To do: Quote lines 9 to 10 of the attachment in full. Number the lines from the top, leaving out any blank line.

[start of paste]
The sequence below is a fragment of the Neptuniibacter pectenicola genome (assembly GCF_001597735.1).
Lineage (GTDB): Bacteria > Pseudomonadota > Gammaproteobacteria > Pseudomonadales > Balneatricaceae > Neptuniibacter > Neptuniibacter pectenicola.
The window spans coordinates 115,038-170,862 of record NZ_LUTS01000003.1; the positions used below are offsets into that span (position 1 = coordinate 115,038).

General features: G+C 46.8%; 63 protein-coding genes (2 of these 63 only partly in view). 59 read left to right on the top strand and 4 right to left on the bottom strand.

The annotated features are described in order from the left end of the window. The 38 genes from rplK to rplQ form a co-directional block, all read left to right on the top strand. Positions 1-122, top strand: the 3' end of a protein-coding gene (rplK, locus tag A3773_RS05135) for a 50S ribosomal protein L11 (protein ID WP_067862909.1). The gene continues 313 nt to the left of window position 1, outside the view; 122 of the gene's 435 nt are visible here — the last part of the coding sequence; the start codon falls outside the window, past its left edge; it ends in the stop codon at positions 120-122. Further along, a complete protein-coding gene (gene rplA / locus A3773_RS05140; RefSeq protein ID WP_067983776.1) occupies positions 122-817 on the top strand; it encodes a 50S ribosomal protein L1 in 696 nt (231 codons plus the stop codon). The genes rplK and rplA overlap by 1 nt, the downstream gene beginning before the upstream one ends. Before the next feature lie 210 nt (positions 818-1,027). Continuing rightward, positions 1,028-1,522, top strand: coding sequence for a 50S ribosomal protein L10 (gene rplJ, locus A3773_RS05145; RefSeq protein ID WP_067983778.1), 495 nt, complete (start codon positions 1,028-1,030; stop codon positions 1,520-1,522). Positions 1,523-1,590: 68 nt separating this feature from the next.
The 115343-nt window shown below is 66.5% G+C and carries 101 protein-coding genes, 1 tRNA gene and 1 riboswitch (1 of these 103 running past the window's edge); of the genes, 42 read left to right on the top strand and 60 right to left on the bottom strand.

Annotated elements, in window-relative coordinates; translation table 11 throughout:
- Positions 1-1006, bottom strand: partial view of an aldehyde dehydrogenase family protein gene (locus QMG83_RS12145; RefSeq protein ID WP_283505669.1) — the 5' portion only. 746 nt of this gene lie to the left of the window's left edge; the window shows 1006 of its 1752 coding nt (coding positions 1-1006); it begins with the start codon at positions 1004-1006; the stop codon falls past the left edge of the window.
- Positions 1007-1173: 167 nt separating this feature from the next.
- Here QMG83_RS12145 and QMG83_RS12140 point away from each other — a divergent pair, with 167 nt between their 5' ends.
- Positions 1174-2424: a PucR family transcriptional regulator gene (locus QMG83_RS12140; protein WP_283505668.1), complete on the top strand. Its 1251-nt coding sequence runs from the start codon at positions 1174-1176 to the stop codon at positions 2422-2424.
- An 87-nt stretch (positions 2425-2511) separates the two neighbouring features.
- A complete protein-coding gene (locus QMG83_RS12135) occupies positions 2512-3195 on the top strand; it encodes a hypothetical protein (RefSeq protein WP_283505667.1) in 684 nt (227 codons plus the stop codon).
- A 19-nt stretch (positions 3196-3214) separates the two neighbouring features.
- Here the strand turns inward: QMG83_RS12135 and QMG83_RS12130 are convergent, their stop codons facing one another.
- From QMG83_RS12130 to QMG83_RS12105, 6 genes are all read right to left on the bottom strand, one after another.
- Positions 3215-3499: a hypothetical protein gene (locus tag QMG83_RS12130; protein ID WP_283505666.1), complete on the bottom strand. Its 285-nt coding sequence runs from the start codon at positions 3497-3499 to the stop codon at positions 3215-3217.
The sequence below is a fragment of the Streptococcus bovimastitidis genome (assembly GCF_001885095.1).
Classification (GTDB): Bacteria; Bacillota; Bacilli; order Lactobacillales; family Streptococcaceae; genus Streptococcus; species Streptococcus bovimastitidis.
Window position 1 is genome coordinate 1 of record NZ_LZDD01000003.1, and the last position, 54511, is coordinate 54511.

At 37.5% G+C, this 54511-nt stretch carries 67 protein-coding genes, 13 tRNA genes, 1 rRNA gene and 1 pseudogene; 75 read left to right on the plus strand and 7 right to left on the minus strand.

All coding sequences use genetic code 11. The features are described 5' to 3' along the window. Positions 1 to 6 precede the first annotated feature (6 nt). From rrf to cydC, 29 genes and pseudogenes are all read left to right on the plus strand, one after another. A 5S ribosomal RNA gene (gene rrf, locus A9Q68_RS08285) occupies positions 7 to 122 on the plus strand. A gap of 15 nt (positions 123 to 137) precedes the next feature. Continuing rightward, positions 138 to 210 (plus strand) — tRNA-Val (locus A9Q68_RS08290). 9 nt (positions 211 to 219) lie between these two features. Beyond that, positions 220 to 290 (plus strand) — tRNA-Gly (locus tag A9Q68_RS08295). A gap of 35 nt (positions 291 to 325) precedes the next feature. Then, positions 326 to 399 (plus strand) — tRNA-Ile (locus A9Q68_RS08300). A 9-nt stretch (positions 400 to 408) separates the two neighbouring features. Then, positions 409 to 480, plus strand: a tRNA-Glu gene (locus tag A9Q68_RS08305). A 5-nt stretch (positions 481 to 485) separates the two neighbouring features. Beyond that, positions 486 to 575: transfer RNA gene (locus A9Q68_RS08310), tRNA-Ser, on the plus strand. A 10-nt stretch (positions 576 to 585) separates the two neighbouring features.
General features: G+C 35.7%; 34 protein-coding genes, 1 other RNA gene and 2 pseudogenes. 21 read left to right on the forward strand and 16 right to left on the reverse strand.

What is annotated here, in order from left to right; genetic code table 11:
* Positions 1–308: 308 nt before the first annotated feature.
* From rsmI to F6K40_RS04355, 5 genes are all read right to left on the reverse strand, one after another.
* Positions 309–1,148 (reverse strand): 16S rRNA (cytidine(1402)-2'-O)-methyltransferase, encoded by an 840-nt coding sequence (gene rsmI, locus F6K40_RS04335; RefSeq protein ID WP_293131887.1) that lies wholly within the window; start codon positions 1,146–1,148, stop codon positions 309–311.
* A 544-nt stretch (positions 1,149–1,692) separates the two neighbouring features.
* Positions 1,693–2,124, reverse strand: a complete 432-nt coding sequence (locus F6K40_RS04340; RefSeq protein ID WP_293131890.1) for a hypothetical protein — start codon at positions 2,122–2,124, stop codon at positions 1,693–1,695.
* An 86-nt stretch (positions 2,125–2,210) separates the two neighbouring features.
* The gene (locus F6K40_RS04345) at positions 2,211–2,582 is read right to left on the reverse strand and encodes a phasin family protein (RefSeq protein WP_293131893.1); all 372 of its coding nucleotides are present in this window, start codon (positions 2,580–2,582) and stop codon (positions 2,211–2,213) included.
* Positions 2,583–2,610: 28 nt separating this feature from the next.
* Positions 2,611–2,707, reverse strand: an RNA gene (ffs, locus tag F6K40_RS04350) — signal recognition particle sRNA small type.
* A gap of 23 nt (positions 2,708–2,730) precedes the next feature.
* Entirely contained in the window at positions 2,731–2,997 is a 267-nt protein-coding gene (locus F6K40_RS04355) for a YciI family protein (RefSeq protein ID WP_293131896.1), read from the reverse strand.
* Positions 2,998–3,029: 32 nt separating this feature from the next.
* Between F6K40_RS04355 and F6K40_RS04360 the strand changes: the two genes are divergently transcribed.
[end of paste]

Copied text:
- Positions 1007-1173: 167 nt separating this feature from the next.
- Here QMG83_RS12145 and QMG83_RS12140 point away from each other — a divergent pair, with 167 nt between their 5' ends.